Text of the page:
Iconic movie bathroom sets – How to get the look

Iconic movie bathroom sets – How to get the look

Let’s face it – if we had free rein on who to hire to carry out your next interior design project, many of us would jump at the chance to put a professional film set decorator on the job.

There are probably two good reasons for this. First, film set designers are obviously very good at their job, making a career out of building fabulous spaces that form the canvas for the action. Second, we’re immersed in movie culture, so many of our ideas for what we like and don’t like about interior design are likely to originate, consciously or not, from the films we watch.

There is a rich heritage of bathroom scenes throughout the history of cinema, which means there is an equally rich vein of bathroom set design running through the industry. Even the fact that there is a slightly unsettling correlation between bathroom scenes and horror movies (something about vulnerability, maybe?) can’t take away from just how influential many of these sets are on our sensibilities around style.

Unless you know people in the right circles, you might struggle to hire a film set specialist to refit your next bathroom. But that doesn’t mean you can’t have a good go yourself. Here, designer bathroom specialists Aston Matthews talk us through ‘the look’ of some of the most iconic bathrooms in movie history.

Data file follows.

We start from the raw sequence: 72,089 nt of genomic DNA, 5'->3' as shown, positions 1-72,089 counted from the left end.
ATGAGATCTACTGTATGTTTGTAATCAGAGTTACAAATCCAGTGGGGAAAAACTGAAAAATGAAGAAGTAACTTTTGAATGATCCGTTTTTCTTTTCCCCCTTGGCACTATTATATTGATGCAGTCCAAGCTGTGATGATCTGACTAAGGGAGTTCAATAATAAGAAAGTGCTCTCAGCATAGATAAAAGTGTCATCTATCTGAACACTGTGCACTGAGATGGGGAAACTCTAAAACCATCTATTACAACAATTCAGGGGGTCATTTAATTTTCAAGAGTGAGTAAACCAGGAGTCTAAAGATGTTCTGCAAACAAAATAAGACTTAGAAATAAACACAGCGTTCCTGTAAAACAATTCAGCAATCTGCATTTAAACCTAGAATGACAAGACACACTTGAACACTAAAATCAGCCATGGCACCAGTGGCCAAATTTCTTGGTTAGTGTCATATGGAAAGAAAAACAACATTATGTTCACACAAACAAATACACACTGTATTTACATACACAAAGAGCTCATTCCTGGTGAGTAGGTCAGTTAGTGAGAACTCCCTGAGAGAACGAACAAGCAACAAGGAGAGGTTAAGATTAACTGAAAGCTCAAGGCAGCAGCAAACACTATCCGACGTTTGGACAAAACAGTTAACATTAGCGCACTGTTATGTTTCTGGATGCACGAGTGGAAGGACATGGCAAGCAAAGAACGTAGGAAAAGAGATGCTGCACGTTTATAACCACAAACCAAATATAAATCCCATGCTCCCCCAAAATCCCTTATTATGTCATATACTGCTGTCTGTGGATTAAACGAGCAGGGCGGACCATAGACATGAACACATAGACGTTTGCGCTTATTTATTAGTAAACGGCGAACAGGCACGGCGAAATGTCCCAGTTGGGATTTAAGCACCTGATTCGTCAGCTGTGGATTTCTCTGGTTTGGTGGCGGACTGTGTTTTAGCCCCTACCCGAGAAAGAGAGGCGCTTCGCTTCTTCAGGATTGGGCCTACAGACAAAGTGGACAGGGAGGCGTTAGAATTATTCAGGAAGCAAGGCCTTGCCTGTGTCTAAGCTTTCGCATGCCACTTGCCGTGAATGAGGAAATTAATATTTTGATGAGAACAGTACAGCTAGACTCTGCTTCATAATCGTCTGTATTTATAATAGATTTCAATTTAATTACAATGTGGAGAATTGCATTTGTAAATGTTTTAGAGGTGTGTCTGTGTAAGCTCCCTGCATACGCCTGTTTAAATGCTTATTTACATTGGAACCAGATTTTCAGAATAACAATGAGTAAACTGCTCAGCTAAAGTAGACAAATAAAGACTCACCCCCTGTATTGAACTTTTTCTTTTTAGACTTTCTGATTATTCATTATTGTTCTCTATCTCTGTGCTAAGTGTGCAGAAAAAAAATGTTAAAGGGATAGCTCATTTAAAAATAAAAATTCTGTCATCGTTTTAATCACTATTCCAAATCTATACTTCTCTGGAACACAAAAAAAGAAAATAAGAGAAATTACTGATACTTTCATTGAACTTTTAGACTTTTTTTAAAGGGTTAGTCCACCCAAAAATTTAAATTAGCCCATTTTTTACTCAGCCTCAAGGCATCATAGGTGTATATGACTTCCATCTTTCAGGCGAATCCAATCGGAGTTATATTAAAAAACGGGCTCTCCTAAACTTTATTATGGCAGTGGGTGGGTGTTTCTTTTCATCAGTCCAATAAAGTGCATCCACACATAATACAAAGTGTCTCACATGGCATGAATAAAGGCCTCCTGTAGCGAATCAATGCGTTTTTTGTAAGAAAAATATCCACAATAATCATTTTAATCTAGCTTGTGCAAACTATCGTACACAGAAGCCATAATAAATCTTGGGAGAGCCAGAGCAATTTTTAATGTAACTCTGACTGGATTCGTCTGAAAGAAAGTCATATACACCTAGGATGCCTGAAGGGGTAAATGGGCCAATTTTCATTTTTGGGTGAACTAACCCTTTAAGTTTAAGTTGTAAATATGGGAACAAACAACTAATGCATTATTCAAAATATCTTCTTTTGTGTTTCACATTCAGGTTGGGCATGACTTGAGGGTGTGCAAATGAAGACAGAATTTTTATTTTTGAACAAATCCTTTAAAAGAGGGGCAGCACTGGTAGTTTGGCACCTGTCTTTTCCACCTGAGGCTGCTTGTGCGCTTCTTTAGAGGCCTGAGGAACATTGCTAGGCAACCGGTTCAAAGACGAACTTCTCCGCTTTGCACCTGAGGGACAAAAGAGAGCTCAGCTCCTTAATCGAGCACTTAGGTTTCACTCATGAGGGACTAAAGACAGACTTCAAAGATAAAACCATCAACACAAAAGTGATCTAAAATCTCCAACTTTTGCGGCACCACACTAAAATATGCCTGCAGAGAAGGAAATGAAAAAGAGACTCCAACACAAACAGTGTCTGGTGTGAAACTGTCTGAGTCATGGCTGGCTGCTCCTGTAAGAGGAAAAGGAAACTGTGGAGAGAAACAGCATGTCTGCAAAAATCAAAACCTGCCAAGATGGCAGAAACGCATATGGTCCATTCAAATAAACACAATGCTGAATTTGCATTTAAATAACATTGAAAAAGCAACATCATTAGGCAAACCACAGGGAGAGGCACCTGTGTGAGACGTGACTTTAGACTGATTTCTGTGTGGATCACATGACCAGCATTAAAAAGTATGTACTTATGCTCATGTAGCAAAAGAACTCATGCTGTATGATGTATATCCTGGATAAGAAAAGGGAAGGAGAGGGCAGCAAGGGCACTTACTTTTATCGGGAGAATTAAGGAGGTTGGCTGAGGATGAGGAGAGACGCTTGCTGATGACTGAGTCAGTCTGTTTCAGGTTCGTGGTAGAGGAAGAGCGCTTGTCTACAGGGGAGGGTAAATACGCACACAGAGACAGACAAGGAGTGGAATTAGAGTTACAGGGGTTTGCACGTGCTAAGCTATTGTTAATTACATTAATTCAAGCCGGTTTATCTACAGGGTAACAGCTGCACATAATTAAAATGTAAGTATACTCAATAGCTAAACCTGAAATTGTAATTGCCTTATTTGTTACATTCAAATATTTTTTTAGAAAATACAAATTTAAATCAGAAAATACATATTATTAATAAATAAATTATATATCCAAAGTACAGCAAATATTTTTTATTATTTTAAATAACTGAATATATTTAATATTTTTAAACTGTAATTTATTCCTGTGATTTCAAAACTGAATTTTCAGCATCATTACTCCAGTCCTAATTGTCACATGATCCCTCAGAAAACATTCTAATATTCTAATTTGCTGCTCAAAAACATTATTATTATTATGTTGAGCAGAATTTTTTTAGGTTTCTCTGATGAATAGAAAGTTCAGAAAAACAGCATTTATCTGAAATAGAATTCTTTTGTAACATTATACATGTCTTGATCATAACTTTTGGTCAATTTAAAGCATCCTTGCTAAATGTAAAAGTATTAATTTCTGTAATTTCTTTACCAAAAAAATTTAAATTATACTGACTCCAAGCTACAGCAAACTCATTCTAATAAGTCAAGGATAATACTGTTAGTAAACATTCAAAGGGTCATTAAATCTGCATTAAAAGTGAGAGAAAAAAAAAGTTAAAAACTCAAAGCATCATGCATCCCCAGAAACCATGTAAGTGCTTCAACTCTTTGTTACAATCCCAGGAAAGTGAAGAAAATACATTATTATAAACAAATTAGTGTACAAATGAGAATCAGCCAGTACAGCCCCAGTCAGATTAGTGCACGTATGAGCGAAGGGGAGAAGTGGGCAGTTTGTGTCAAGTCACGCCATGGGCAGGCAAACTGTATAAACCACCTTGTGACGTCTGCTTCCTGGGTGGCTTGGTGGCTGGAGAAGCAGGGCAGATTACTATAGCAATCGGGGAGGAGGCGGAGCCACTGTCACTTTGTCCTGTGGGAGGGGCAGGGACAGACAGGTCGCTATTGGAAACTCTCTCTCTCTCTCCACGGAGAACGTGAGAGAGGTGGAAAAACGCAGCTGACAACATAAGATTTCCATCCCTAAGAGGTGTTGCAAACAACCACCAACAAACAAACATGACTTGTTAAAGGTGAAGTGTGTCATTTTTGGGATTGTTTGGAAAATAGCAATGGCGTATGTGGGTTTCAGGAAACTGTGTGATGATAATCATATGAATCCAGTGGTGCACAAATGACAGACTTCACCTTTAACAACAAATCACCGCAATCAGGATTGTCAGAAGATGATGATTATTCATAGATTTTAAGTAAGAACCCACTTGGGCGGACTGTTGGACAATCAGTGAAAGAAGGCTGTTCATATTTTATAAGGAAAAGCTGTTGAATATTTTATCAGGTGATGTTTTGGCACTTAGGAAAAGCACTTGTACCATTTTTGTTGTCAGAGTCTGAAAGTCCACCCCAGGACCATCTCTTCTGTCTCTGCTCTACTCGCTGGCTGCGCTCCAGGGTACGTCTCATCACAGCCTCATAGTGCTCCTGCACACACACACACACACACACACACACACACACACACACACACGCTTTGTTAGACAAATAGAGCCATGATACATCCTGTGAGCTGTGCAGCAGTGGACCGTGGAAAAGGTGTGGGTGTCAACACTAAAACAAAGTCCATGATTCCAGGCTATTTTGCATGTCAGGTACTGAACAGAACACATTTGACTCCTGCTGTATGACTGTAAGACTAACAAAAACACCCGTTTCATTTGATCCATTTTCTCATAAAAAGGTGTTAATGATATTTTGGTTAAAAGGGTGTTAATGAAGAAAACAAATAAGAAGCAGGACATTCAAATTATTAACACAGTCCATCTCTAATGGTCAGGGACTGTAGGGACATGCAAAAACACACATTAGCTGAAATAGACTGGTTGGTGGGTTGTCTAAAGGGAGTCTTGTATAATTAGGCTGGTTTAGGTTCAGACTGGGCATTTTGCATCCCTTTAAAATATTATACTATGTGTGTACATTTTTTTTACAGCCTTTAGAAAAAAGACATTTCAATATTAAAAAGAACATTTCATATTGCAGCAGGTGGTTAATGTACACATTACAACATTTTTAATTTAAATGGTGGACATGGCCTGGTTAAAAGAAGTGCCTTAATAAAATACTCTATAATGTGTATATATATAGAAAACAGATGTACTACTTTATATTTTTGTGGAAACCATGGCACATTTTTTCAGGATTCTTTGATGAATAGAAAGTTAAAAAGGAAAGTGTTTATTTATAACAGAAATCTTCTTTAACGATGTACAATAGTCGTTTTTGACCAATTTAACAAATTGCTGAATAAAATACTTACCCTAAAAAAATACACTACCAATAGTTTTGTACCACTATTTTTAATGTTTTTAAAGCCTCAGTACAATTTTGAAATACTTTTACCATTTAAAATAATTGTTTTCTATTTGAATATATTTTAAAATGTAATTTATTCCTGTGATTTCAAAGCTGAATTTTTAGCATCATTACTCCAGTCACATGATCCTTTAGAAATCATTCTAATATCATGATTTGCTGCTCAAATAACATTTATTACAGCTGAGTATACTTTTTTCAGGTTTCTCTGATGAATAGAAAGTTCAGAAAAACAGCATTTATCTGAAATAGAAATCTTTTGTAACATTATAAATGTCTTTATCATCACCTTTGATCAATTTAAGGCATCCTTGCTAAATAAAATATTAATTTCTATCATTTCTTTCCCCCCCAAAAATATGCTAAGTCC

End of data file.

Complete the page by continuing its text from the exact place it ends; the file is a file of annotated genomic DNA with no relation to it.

Let’s start with a heart-warming family favourite, Paul King’s 2014 adaptation of Michael Bond’s much-loved Paddington Bear. There is certainly something very comforting and homely about the retro style of the bathroom at the Brown’s London townhouse – until the eponymous bear completely trashes it soon after he arrives, that is!

The bathroom in Paddington

The look is built around a classical suite of roll top enamel bath, pedestal wash basin and early 20th-century style high-level toilet cistern – all in immaculate white, of course. This is offset with some beautiful half-height, tastefully distressed pale blue panelling with yellow painted walls above, a gorgeous feature mirror and spotlights above the sink, and our favourite touch – a column radiator with beautiful brass towel rail.

Stuart Little

Sticking with the family comedy theme, the Little’s New York home is famous for being an incongruous gabled Greek Revival brownstone sandwiched between giant grey neo-classical piles.

While the bathroom might not be quite as grandiose as the rest of the stunning interior set, it does make it a very easy look to recreate.

Again, a roll top freestanding bath forms the centrepiece, this time a single-ended cast iron version painted pale yellow. A key part of ‘the look’ is the heavy use of tiling, both on the split-level floor and the attractive floor-to-ceiling green that makes up the alcove the bath sits in. The shelf that runs the length of one wall is a great above-the-bath storage solution for any home.

The Shining

A complete change of direction, and perhaps the archetypal example of a bathroom scene in a horror movie (the other famous contender would be from Psycho)Kubrick’s adaptation of Stephen King’s spine-tingling novel is full of famously frightening scenes set all over the eerie hotel, and the one in the pale green bathroom is one of the most terrifying of all.

the shining bathroom
The bathroom in The Shining